14 MAY 2018
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A diamond anniversary and a national milestone have been putting Ireland in the aviation spotlight as Aer Lingus celebrated 60 years since it began flying across the Atlantic.
The first flight saw a Lockheed L1049 Super Constellation embarking from Dublin and Shannon to New York with a crew of six tending to 99 passengers in Economy Class. Today, Aer Lingus Airbus A330s cross the Atlantic with up to 317 passengers on each flight.
The carrier, which calls itself Ireland’s only 4-star airline, has carried 35m transatlantic passengers over the 60 years, initially to New York and Boston, whereas today it has direct connections from Ireland to 13 North American points.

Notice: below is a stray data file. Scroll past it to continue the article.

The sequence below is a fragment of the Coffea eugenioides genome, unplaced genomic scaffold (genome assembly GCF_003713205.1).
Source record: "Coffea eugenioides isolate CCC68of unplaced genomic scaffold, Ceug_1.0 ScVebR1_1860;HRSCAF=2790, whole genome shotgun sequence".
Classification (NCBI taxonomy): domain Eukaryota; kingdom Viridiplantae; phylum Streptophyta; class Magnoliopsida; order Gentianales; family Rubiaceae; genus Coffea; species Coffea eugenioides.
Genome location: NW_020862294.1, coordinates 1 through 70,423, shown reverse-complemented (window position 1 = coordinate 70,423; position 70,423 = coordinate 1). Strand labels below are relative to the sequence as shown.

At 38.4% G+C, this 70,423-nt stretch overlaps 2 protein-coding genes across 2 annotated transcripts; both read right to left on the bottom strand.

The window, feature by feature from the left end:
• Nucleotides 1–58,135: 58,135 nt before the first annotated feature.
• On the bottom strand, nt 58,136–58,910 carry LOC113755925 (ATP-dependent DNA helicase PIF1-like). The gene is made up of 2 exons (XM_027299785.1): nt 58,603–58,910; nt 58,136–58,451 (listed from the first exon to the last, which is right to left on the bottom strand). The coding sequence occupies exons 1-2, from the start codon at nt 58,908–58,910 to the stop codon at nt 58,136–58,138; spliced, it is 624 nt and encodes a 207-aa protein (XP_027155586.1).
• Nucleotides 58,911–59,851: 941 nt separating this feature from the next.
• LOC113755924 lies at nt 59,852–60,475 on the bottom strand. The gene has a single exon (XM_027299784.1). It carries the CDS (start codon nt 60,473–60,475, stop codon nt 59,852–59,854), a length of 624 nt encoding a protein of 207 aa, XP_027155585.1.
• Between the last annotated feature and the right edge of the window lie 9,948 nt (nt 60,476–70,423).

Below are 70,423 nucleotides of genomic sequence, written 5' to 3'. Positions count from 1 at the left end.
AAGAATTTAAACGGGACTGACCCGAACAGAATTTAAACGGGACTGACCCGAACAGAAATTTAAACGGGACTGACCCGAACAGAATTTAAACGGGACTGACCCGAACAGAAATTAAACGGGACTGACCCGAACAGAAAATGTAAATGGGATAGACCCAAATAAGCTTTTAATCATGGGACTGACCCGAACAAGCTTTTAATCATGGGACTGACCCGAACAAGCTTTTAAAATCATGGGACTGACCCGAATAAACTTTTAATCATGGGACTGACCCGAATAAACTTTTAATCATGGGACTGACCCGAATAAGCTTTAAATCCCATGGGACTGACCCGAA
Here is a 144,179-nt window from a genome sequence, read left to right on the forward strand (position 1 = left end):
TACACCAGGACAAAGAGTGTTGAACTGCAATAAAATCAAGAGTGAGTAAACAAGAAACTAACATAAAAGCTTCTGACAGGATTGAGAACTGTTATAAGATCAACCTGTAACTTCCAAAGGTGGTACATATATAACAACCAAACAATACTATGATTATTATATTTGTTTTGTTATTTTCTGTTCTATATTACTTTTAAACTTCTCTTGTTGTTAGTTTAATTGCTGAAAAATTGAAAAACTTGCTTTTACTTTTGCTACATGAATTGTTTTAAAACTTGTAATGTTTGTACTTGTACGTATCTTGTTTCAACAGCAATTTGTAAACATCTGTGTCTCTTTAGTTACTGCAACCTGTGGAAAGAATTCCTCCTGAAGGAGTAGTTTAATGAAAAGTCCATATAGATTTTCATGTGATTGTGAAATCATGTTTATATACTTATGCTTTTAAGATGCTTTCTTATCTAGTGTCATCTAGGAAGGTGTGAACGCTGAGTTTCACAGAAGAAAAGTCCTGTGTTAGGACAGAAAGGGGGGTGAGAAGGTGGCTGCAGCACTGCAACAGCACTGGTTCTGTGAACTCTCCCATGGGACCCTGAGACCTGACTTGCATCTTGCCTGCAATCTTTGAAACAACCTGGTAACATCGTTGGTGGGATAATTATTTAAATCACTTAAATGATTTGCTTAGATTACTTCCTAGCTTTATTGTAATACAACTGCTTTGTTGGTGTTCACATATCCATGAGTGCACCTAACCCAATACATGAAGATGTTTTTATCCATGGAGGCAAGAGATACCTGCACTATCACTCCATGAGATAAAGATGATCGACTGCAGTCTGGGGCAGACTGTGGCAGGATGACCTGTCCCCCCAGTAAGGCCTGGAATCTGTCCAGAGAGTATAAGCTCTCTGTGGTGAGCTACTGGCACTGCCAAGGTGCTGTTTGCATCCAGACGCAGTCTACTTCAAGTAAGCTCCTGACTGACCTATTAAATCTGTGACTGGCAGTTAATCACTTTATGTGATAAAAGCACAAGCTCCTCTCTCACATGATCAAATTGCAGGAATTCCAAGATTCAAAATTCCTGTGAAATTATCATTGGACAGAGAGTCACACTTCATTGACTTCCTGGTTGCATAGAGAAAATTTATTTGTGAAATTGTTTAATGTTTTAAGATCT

This summer marks the company’s largest long-haul programme to date, with 2.75m seats across the Atlantic including new direct routes to Philadelphia and Seattle.
In 1958, the flight time from Ireland to New York was about 14hr outbound at a cruising altitude 16,000-18,000ft. Today, the outbound Dublin – New York JFK flight duration has been almost halved to a scheduled 7hr 30min.
The Dublin hub is now a leading European transatlantic gateway, ranking as the fifth largest European airport for connectivity to North America, and offers US Customs and Immigration pre-clearance before take-off.
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